Ten international human rights groups criticized the dismissal of more than 55 judges on June 1 by Tunisian President Kais Saied, describing the move a "deep blow to judicial independence."
"The president’s moves are an assault on the rule of law. He should immediately revoke the decree and reinstate judges he fired under its provisions," said a joint statement by the human rights organizations that included among others Human Rights Watch, the International Federation for Human Rights, Lawyers Without Borders, World Organization Against Torture and Amnesty International.
Emphasizing that the "independence of the judiciary is a crucial element of the right to a fair trial," the joint statement noted that "states have an obligation to take specific measures to guarantee the independence of the judiciary and protect judges from any form of political influence."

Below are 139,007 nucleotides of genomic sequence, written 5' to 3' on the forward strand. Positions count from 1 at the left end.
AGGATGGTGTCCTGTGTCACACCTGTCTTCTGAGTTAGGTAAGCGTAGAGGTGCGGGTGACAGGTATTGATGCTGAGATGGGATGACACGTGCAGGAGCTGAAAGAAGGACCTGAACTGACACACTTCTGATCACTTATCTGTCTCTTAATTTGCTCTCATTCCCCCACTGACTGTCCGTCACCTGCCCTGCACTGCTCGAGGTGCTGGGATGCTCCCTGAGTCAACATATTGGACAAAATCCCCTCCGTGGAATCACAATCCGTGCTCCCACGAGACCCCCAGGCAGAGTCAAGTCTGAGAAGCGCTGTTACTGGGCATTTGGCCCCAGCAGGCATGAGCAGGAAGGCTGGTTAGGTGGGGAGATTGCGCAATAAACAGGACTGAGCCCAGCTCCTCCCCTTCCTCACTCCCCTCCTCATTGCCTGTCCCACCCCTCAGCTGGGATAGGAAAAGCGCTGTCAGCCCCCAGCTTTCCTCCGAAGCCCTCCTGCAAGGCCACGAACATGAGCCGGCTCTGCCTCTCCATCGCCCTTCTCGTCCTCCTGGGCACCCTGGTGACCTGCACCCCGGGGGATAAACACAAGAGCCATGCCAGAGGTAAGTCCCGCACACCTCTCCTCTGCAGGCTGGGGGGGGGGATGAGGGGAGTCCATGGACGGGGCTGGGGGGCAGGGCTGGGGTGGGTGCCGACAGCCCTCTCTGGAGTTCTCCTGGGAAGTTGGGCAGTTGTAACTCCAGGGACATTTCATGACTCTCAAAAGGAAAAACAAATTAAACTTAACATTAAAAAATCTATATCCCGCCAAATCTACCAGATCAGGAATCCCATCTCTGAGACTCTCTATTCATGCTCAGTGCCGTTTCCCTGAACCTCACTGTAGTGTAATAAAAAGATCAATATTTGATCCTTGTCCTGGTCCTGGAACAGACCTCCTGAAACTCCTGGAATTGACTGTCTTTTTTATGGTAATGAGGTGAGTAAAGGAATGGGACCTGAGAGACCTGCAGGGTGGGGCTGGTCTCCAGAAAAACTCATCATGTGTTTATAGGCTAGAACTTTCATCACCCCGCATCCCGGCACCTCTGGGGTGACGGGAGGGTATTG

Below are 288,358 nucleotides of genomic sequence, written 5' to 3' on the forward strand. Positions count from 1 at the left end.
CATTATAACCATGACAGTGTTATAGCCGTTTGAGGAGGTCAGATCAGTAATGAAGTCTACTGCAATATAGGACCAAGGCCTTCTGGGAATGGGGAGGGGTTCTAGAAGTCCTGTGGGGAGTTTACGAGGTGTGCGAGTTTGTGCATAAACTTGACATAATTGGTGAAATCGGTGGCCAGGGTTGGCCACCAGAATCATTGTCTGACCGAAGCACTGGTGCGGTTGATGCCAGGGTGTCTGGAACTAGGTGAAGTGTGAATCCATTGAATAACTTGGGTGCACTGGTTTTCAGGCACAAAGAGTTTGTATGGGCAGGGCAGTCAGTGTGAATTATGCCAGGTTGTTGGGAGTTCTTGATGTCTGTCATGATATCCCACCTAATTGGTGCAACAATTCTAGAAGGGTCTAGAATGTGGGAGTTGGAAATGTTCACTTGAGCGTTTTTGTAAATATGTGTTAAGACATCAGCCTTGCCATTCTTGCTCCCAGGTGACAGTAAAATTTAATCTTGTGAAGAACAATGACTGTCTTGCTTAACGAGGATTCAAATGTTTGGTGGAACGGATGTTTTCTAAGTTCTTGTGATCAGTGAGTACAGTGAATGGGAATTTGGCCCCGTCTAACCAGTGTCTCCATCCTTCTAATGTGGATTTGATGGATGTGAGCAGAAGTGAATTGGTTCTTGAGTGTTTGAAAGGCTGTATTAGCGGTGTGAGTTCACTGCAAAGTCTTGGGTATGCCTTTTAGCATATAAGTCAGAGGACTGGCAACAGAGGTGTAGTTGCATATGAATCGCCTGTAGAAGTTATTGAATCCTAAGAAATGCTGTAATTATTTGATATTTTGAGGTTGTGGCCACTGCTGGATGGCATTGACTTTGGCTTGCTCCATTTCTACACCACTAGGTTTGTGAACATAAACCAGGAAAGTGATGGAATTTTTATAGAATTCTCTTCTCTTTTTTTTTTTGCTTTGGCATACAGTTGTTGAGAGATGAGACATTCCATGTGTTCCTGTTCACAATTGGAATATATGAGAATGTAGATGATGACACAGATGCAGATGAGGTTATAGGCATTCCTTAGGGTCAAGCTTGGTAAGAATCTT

On June 1, the Tunisian president sacked 57 judges, accusing them of corruption and protecting terrorists.
Among those sacked was Youssef Bouzaker, the former head of the Supreme Judicial Council whose members the Tunisian president replaced this year.
Another prominent judge on the list was Bachir Akremi, whom Saied’s supporters accuse of being too close to the Ennahda Party.
In response to dismissals, Tunisian judges started a week-long strike on Monday to pressure Saied to reverse his decision.
The sacking of judges by the Tunisian president has drawn widespread condemnations from political parties across the North African nation as well as from the US.
Tunisia has been in the throes of a deep political crisis since July 25, 2021, when Saied dismissed the government, suspended parliament, and assumed executive authority, in a move decried by opponents as a “coup.”
He later dissolved the parliament in March after lawmakers held a session to revoke his measures.